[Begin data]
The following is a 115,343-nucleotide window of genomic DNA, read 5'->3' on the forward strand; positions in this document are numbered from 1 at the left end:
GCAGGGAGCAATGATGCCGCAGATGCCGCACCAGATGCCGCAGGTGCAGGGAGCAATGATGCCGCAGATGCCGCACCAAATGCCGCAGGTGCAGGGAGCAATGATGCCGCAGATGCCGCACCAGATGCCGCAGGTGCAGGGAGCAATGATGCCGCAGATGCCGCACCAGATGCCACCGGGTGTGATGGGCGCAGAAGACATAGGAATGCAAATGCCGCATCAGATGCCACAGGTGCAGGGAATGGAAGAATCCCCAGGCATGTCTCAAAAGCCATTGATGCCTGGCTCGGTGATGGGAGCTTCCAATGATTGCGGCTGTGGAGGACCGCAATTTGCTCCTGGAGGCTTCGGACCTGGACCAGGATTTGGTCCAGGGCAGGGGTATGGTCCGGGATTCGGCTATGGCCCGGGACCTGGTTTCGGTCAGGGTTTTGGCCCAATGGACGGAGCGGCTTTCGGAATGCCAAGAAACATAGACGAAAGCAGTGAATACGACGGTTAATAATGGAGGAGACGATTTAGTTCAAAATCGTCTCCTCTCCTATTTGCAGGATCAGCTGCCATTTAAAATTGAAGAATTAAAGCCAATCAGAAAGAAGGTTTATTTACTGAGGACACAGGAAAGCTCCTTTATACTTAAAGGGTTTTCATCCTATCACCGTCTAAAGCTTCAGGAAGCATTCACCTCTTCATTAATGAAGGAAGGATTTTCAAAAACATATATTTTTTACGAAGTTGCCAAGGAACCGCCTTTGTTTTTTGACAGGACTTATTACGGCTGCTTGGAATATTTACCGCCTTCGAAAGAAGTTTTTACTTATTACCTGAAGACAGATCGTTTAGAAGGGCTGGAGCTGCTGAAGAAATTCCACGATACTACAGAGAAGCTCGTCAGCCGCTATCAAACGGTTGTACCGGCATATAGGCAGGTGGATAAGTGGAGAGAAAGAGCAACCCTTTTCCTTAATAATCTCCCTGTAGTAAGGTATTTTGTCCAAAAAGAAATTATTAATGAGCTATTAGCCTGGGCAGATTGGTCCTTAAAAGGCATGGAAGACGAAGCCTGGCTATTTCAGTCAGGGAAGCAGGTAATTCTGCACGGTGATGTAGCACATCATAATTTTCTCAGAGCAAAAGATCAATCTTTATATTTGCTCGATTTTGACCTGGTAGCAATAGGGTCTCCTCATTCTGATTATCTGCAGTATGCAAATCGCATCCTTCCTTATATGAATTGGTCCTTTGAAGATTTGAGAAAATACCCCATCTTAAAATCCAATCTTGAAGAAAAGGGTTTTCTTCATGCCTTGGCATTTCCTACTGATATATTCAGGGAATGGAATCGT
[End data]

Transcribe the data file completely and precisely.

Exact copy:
The following is a 115,343-nucleotide window of genomic DNA, read 5'->3' on the forward strand; positions in this document are numbered from 1 at the left end:
GCAGGGAGCAATGATGCCGCAGATGCCGCACCAGATGCCGCAGGTGCAGGGAGCAATGATGCCGCAGATGCCGCACCAAATGCCGCAGGTGCAGGGAGCAATGATGCCGCAGATGCCGCACCAGATGCCGCAGGTGCAGGGAGCAATGATGCCGCAGATGCCGCACCAGATGCCACCGGGTGTGATGGGCGCAGAAGACATAGGAATGCAAATGCCGCATCAGATGCCACAGGTGCAGGGAATGGAAGAATCCCCAGGCATGTCTCAAAAGCCATTGATGCCTGGCTCGGTGATGGGAGCTTCCAATGATTGCGGCTGTGGAGGACCGCAATTTGCTCCTGGAGGCTTCGGACCTGGACCAGGATTTGGTCCAGGGCAGGGGTATGGTCCGGGATTCGGCTATGGCCCGGGACCTGGTTTCGGTCAGGGTTTTGGCCCAATGGACGGAGCGGCTTTCGGAATGCCAAGAAACATAGACGAAAGCAGTGAATACGACGGTTAATAATGGAGGAGACGATTTAGTTCAAAATCGTCTCCTCTCCTATTTGCAGGATCAGCTGCCATTTAAAATTGAAGAATTAAAGCCAATCAGAAAGAAGGTTTATTTACTGAGGACACAGGAAAGCTCCTTTATACTTAAAGGGTTTTCATCCTATCACCGTCTAAAGCTTCAGGAAGCATTCACCTCTTCATTAATGAAGGAAGGATTTTCAAAAACATATATTTTTTACGAAGTTGCCAAGGAACCGCCTTTGTTTTTTGACAGGACTTATTACGGCTGCTTGGAATATTTACCGCCTTCGAAAGAAGTTTTTACTTATTACCTGAAGACAGATCGTTTAGAAGGGCTGGAGCTGCTGAAGAAATTCCACGATACTACAGAGAAGCTCGTCAGCCGCTATCAAACGGTTGTACCGGCATATAGGCAGGTGGATAAGTGGAGAGAAAGAGCAACCCTTTTCCTTAATAATCTCCCTGTAGTAAGGTATTTTGTCCAAAAAGAAATTATTAATGAGCTATTAGCCTGGGCAGATTGGTCCTTAAAAGGCATGGAAGACGAAGCCTGGCTATTTCAGTCAGGGAAGCAGGTAATTCTGCACGGTGATGTAGCACATCATAATTTTCTCAGAGCAAAAGATCAATCTTTATATTTGCTCGATTTTGACCTGGTAGCAATAGGGTCTCCTCATTCTGATTATCTGCAGTATGCAAATCGCATCCTTCCTTATATGAATTGGTCCTTTGAAGATTTGAGAAAATACCCCATCTTAAAATCCAATCTTGAAGAAAAGGGTTTTCTTCATGCCTTGGCATTTCCTACTGATATATTCAGGGAATGGAATCGT